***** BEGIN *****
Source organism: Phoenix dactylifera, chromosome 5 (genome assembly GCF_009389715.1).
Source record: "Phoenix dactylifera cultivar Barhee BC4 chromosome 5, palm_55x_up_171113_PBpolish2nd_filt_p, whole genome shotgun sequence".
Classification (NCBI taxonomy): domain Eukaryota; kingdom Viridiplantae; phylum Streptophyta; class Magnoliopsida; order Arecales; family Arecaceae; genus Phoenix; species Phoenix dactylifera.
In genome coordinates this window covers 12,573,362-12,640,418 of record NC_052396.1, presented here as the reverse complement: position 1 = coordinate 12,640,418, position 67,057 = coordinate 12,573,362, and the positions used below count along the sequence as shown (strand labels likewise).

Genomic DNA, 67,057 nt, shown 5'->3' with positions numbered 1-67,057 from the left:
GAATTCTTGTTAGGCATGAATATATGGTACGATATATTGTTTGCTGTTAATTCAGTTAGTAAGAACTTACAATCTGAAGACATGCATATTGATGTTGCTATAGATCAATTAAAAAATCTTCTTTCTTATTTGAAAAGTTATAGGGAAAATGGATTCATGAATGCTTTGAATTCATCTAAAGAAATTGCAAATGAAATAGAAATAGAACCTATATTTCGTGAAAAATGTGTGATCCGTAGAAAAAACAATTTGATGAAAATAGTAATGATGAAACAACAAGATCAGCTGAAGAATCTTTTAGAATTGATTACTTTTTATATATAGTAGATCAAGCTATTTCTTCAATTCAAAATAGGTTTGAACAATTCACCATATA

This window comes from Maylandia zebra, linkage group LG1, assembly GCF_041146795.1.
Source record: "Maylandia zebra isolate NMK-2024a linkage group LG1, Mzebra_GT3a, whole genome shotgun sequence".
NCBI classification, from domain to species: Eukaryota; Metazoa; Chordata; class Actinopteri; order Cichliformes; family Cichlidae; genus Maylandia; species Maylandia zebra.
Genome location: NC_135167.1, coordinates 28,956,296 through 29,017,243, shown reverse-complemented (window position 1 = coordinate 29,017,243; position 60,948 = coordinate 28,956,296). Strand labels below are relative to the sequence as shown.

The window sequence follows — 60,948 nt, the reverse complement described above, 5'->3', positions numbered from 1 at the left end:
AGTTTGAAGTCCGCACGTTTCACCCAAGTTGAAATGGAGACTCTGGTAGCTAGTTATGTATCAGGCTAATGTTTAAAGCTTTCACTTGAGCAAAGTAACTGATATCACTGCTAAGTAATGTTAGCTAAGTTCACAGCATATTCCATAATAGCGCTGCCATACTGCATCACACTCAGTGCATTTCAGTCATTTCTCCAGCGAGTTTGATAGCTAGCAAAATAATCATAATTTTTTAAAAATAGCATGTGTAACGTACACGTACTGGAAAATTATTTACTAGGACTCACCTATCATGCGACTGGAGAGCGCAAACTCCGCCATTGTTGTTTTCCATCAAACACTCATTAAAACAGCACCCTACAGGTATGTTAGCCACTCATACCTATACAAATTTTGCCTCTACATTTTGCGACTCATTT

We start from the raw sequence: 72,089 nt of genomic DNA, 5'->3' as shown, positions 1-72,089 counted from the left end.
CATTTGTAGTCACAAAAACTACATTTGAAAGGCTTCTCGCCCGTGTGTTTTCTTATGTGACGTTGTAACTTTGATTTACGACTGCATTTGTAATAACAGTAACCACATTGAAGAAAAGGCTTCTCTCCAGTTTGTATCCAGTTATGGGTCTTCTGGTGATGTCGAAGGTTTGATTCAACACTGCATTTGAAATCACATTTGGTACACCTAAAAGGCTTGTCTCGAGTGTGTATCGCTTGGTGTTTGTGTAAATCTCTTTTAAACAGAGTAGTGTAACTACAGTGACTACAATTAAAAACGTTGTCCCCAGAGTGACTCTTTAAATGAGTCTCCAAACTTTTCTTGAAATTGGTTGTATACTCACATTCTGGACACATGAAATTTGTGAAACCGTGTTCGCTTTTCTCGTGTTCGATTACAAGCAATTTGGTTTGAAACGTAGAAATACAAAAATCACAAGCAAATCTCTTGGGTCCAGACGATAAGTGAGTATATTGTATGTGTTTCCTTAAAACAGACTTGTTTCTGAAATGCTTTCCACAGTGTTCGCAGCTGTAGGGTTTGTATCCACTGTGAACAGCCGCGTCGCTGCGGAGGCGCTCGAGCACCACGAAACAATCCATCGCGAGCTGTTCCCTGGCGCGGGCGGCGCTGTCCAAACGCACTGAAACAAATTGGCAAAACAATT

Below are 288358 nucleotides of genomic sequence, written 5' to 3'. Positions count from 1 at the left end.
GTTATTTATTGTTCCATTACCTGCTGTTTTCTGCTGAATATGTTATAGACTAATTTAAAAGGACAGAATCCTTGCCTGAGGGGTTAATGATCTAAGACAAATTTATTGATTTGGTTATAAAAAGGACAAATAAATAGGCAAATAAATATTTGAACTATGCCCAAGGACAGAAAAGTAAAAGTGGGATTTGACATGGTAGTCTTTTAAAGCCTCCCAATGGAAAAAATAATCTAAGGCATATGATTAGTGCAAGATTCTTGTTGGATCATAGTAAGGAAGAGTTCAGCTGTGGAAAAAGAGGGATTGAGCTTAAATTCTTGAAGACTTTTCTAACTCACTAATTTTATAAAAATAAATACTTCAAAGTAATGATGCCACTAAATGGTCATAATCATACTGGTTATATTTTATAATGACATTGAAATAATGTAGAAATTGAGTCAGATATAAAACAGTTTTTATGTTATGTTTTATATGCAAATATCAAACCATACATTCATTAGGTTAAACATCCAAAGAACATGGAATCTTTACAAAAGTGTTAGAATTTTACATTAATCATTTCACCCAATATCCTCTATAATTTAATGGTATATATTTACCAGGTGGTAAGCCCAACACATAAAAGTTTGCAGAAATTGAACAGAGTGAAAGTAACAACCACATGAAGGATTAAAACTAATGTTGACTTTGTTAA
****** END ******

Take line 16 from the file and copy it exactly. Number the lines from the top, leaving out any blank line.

GTTATTTATTGTTCCATTACCTGCTGTTTTCTGCTGAATATGTTATAGACTAATTTAAAAGGACAGAATCCTTGCCTGAGGGGTTAATGATCTAAGACAAATTTATTGATTTGGTTATAAAAAGGACAAATAAATAGGCAAATAAATATTTGAACTATGCCCAAGGACAGAAAAGTAAAAGTGGGATTTGACATGGTAGTCTTTTAAAGCCTCCCAATGGAAAAAATAATCTAAGGCATATGATTAGTGCAAGATTCTTGTTGGATCATAGTAAGGAAGAGTTCAGCTGTGGAAAAAGAGGGATTGAGCTTAAATTCTTGAAGACTTTTCTAACTCACTAATTTTATAAAAATAAATACTTCAAAGTAATGATGCCACTAAATGGTCATAATCATACTGGTTATATTTTATAATGACATTGAAATAATGTAGAAATTGAGTCAGATATAAAACAGTTTTTATGTTATGTTTTATATGCAAATATCAAACCATACATTCATTAGGTTAAACATCCAAAGAACATGGAATCTTTACAAAAGTGTTAGAATTTTACATTAATCATTTCACCCAATATCCTCTATAATTTAATGGTATATATTTACCAGGTGGTAAGCCCAACACATAAAAGTTTGCAGAAATTGAACAGAGTGAAAGTAACAACCACATGAAGGATTAAAACTAATGTTGACTTTGTTAA